On the general matter of public oversight, higher orders of government face budget scrutiny from an official opposition, think tanks, bank economists and even a parliamentary budget officer. It would be useful to property taxpayers, as well as for the mayor and councillors who are not accountants and economists, to have external independent guidance as we grapple with the city's fiscal framework and long-range financial plan.
If the city needs an expert committee to advise on cycling, then why not one on city finances? That way, even if taxpayers don't want to comb through a 919-page budget, they will know there are checks and balances in the system to help protect their long-term financial interests.
Bob Plamondon is a public policy consultant who has advised the city on financial and performance issues.
Without new programs, Watson could have gotten to zero
Bob Plamondon, Ottawa Citizen, 05 Mar 2011: B.7
In the first of a two-part review of the City of Ottawa's 2011 budget, Bob Plamondon looks at how the mayor has met his budgetary election promises.
Jim Watson has delivered on his key year-one election promise by bringing in a property tax increase of 2.45 per cent, well below the average increase over the past four years of about 3.5 per cent.
What the mayor wants us to know about his budget is presumably contained in the city's eight-page pamphlet titled Draft Budget at a Glance. While accurate, this is far from the complete picture. To understand how the mayor fulfilled his election commitments, we need to comb through 919 pages of figures and schedules, something few of us have the time, inclination or expertise to undertake. So here is my one-page take on the city's 2011 operating budget.
Under the mayor's plan, net operating spending at City Hall will rise by $78.7 million, or 3.4 per cent. This spending increase would have been 4.5 per cent had it not been for the $24.2 million in costs absorbed by the provincial government for the Ontario Disability Support Program.
City staff will not suffer under the mayor's budget. He has identified only 20 staff positions that would not be filled from the city's hiring plan: a minuscule percentage of the 14,543 full time positions at City Hall. The budget for wages, benefits and overtime in 2011 is rising by $66 million, or 5.4 per cent. Even after the $18-million efficiency target given to city management there will be 345 new full-time hires planned for City Hall, an increase of 2.4 per cent. The rising wage bill reflects not only the new hires, but also a projected average increase in wage settlements of 2.75 per cent, plus a $10-million bump in pension contributions. There will also be pay grade increases, such as $715,000 for staff working in long-term care homes. Given the current level of inflation and general economic uncertainty, city staff should be thanking property taxpayers.
The budget to run city facilities is rising by $11.5 million over the 2010 forecast, a 12.6-per-cent increase. We know that hydro rates are rising but this increase does seem spectacular and deserves an explanation, which is not clearly provided in the budget materials.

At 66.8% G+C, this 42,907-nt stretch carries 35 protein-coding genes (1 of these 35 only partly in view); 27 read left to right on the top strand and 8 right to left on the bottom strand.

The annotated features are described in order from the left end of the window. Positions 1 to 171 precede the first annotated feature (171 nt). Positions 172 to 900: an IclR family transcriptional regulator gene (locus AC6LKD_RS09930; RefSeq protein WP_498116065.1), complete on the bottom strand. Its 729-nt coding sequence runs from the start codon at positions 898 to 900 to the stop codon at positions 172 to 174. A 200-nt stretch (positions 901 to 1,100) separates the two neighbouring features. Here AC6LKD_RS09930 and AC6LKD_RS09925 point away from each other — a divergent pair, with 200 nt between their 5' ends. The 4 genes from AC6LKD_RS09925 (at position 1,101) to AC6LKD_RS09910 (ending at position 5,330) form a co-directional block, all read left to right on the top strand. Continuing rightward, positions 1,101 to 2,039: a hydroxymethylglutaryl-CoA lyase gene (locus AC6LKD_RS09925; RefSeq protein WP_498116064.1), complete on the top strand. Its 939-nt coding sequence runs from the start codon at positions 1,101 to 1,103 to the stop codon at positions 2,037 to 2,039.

Beyond pressures for staff costs and facilities there is $20.8 million for new programs and initiatives, most of which were included in the mayor's election platform:
-. $10 million for housing and poverty;
-. $2 million for economic development;
-. $1.5 million for forest maintenance and the emerald ash borer problem, resulting in a 19.5-per-cent increase in the forestry budget;
-. An 11.7-per-cent increase for public health, including $450,000 for a brain injury prevention strategy and youth suicide programming.
It is worth noting that without the new programs and services, the property tax rate could almost have been frozen in 2011.
Pressures from a growing city and various user fee changes means that property taxpayers will pay 6.7 per cent more for fire services, 9.4 per cent more for paramedic service and 9.9 per cent more for parks and recreation. There is even an additional $175,000 to cover the rising costs of material and supplies for the Nepean Equestrian Park.
There are natural offsets to some budget pressures, including about $25 million in taxes that the city rakes in from new homes and buildings. The city also gets some breaks, such as $1.8 million from the rising price of our recycled materials.
But, overall, new revenues and provincial uploads do not offset generally rising costs plus the new programs added by the mayor in 2011. Beyond imposing restrictive budget targets on the Police Services and the Ottawa Public Library, the mayor needed about $26 million in "budget changes" to get to a 2.45-per-cent property tax increase.
Under the heading "living within our means" the city's communication team highlights $2.6 million in measures most likely to generate public applause:
-. a 10-per-cent cut in the budget for the mayor's office, for $80,000;
-. no increase in councillors' office budgets with a savings of $245,000;
-. $300,000 cut in discretionary travel and conferences;
-. $1 million in legal and consulting services; and,
-. $1 million in communications services.
But other than the $7.2 million in cuts to OC Transpo service levels (i. e. bus routes), many substantive and controversial changes are found only in the bowels of the budget:
-. $8.6 million dip into reserve funds to bridge finance OC Transpo "service optimization";
-. $3.8 million to reflect a tighter estimate for "staff vacancies," the gap period when staff positions are not filled;
-. $1.3 million from the snow removal provision (reserves will be used if necessary to clear the snow);
-. $835,000 to maintain new parks (which means a reduction in overall service standards across all parks); and,
-. deferral of a $450,000 increase in community agency funding.
The bottom line on the 2011 operating budget is a significant investment in new programs and services, targeted budget reductions, and nothing that will upset labour peace at City Hall. Much of this was made possible by the province absorbing $24.2 million in costs, something the mayor helped to deliver while he was at Queen's Park.